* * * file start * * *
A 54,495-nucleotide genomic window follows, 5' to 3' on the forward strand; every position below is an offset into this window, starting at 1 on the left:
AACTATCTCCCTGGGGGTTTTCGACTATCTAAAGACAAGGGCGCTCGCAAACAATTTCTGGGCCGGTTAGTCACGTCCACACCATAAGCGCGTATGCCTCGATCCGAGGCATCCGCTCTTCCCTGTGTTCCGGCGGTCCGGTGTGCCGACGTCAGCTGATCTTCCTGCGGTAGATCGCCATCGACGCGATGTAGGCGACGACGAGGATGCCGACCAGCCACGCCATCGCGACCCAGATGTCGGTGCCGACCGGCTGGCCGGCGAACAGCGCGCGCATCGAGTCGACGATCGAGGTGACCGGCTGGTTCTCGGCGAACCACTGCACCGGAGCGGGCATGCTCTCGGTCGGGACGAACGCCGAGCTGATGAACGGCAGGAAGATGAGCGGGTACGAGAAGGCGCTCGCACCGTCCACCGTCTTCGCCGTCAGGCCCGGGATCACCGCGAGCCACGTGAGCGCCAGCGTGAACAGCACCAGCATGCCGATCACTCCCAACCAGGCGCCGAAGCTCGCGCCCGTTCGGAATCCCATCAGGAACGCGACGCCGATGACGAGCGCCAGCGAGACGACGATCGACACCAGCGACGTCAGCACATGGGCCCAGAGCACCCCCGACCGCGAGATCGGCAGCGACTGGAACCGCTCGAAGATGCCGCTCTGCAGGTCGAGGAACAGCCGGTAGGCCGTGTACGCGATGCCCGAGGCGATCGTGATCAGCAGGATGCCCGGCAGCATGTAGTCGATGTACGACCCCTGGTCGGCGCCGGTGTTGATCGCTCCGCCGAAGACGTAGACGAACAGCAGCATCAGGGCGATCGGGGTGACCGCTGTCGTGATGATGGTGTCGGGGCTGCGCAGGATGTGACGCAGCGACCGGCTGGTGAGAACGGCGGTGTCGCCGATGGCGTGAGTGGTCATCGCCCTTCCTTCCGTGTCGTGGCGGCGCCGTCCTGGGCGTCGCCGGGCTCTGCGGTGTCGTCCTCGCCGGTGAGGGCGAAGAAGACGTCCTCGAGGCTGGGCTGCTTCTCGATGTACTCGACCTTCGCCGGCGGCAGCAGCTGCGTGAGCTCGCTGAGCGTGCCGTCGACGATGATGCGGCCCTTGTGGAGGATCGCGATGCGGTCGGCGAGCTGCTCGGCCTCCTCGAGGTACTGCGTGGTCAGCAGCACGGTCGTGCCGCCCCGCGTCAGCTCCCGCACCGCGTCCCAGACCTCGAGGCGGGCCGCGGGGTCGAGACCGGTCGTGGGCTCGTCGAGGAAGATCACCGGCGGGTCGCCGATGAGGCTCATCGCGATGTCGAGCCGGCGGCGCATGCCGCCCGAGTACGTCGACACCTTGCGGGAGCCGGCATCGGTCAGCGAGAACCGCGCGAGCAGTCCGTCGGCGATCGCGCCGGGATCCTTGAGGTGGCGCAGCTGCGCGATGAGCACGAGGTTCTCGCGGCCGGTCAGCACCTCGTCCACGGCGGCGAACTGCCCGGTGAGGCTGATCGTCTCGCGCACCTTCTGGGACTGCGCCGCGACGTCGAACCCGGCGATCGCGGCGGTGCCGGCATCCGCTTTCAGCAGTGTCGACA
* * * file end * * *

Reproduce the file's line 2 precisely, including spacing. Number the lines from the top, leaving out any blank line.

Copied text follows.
AACTATCTCCCTGGGGGTTTTCGACTATCTAAAGACAAGGGCGCTCGCAAACAATTTCTGGGCCGGTTAGTCACGTCCACACCATAAGCGCGTATGCCTCGATCCGAGGCATCCGCTCTTCCCTGTGTTCCGGCGGTCCGGTGTGCCGACGTCAGCTGATCTTCCTGCGGTAGATCGCCATCGACGCGATGTAGGCGACGACGAGGATGCCGACCAGCCACGCCATCGCGACCCAGATGTCGGTGCCGACCGGCTGGCCGGCGAACAGCGCGCGCATCGAGTCGACGATCGAGGTGACCGGCTGGTTCTCGGCGAACCACTGCACCGGAGCGGGCATGCTCTCGGTCGGGACGAACGCCGAGCTGATGAACGGCAGGAAGATGAGCGGGTACGAGAAGGCGCTCGCACCGTCCACCGTCTTCGCCGTCAGGCCCGGGATCACCGCGAGCCACGTGAGCGCCAGCGTGAACAGCACCAGCATGCCGATCACTCCCAACCAGGCGCCGAAGCTCGCGCCCGTTCGGAATCCCATCAGGAACGCGACGCCGATGACGAGCGCCAGCGAGACGACGATCGACACCAGCGACGTCAGCACATGGGCCCAGAGCACCCCCGACCGCGAGATCGGCAGCGACTGGAACCGCTCGAAGATGCCGCTCTGCAGGTCGAGGAACAGCCGGTAGGCCGTGTACGCGATGCCCGAGGCGATCGTGATCAGCAGGATGCCCGGCAGCATGTAGTCGATGTACGACCCCTGGTCGGCGCCGGTGTTGATCGCTCCGCCGAAGACGTAGACGAACAGCAGCATCAGGGCGATCGGGGTGACCGCTGTCGTGATGATGGTGTCGGGGCTGCGCAGGATGTGACGCAGCGACCGGCTGGTGAGAACGGCGGTGTCGCCGATGGCGTGAGTGGTCATCGCCCTTCCTTCCGTGTCGTGGCGGCGCCGTCCTGGGCGTCGCCGGGCTCTGCGGTGTCGTCCTCGCCGGTGAGGGCGAAGAAGACGTCCTCGAGGCTGGGCTGCTTCTCGATGTACTCGACCTTCGCCGGCGGCAGCAGCTGCGTGAGCTCGCTGAGCGTGCCGTCGACGATGATGCGGCCCTTGTGGAGGATCGCGATGCGGTCGGCGAGCTGCTCGGCCTCCTCGAGGTACTGCGTGGTCAGCAGCACGGTCGTGCCGCCCCGCGTCAGCTCCCGCACCGCGTCCCAGACCTCGAGGCGGGCCGCGGGGTCGAGACCGGTCGTGGGCTCGTCGAGGAAGATCACCGGCGGGTCGCCGATGAGGCTCATCGCGATGTCGAGCCGGCGGCGCATGCCGCCCGAGTACGTCGACACCTTGCGGGAGCCGGCATCGGTCAGCGAGAACCGCGCGAGCAGTCCGTCGGCGATCGCGCCGGGATCCTTGAGGTGGCGCAGCTGCGCGATGAGCACGAGGTTCTCGCGGCCGGTCAGCACCTCGTCCACGGCGGCGAACTGCCCGGTGAGGCTGATCGTCTCGCGCACCTTCTGGGACTGCGCCGCGACGTCGAACCCGGCGATCGCGGCGGTGCCGGCATCCGCTTTCAGCAGTGTCGACA